January 15, 2012

Such Balmy January 2012 Weather—Enjoyable and Frustrating




     January 15th, 2012…is the first month of the year almost history? Like the twelve months in 2011, 2012 is zipping past almost without notice. Until January 11th the weather was wonderfully temperate here in Southwestern Pennsylvania. Then it dipped down to ten degrees. On Friday we woke to snow—you might know, that day I had to travel to Latrobe, Pennsylvania, where I facilitate the Beanery Writers Group. I didn’t want to cancel since we hadn’t met since December 9th—we cancel the second meeting in December due to Christmas celebrations.

     That said, the temperate climate somewhat irritated me. I know—I should have enjoyed it—and so I did. However, my annual January (more…)

December 30, 2011

The WordPress postaday2011 Challenge


The WordPress postaday2011 Challenge

     2011 is over. During the year I accepted a challenge made by this blog’s host site, WordPress: to post once a day. Note: the challenge wasn’t to write once a day. It was to post once a day.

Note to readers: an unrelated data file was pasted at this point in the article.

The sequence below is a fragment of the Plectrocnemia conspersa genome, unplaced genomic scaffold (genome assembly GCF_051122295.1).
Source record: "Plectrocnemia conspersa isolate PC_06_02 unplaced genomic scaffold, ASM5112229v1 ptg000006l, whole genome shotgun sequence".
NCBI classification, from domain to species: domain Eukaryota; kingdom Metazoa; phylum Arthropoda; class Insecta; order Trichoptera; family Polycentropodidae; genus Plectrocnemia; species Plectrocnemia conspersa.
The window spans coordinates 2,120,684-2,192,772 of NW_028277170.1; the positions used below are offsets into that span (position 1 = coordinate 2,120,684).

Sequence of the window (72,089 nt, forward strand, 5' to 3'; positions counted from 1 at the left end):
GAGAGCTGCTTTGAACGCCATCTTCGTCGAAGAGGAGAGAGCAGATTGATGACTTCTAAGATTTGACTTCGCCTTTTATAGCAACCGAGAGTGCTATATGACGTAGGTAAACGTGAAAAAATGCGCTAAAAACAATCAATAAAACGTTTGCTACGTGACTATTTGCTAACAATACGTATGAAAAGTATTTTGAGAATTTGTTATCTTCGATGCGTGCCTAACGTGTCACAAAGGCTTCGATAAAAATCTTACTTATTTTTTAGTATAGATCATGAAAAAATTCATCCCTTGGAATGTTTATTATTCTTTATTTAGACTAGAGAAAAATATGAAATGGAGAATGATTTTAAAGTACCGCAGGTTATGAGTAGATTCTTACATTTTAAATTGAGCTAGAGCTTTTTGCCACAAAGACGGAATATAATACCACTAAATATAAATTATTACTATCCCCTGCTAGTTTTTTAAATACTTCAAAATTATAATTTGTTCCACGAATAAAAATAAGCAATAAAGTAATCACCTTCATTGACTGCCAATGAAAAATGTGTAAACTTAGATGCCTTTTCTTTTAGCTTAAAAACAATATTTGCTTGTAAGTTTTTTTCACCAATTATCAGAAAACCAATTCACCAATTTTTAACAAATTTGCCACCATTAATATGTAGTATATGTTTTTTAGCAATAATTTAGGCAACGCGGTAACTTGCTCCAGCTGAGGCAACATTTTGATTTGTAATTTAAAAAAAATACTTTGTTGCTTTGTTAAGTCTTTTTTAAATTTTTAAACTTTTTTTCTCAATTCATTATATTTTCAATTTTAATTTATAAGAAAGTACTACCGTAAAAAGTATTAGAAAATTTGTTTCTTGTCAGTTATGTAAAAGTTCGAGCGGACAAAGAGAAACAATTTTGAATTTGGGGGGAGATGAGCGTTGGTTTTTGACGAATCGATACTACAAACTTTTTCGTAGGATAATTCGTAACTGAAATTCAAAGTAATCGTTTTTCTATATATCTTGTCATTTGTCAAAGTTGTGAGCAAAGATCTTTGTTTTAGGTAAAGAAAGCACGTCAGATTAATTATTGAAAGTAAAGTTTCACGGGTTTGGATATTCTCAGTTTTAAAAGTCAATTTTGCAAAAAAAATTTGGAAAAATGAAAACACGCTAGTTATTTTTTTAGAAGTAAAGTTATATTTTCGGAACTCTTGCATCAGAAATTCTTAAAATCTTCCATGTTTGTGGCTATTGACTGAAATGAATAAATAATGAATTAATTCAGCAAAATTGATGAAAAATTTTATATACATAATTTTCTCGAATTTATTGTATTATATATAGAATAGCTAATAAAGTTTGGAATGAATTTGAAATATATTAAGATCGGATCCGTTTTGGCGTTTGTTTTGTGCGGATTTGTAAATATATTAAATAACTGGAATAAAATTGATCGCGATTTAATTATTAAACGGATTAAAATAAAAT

I accomplished this goal by creating a sub-blog, Carolyn’s Daily Posts: 2011.

     WordPress emailed participants a list of questions about their blogging experience. Below are the questions and my answers:

Well, you made it to the end — congratulations! Now is the perfect time to reflect on your 2011 in blogging, and your goals for 2012.

Here are eleven questions to help you determine your blogging strategy for the new year: (which I will follow for my final post)

  • Why did you start the Post a Day/Week Challenge?

I began the challenge because I was already posting almost once a day on the four blogs I facilitate (listed at the end of this post), and I believed (and still do) that a post a day is not impossible.

  • Describe the state of your blog at the time you started the challenge.

Actually, I began (more…)

September 5, 2011

Annual Labor Day Picnic is a Dog’s Delight



     Today, September 4, 2011, my husband Monte walked the path through the woods to my son-in-law’s Annual day-before-Labor-Day Picnic. 


     It was hot and humid as Michael prepared barbecued ribs (using three different barbeque sauces) on the grill. Unfortunately, by the time he grilled the hamburgers and hot dogs, the ribs had been gobbled down by the guests and he didn’t get any.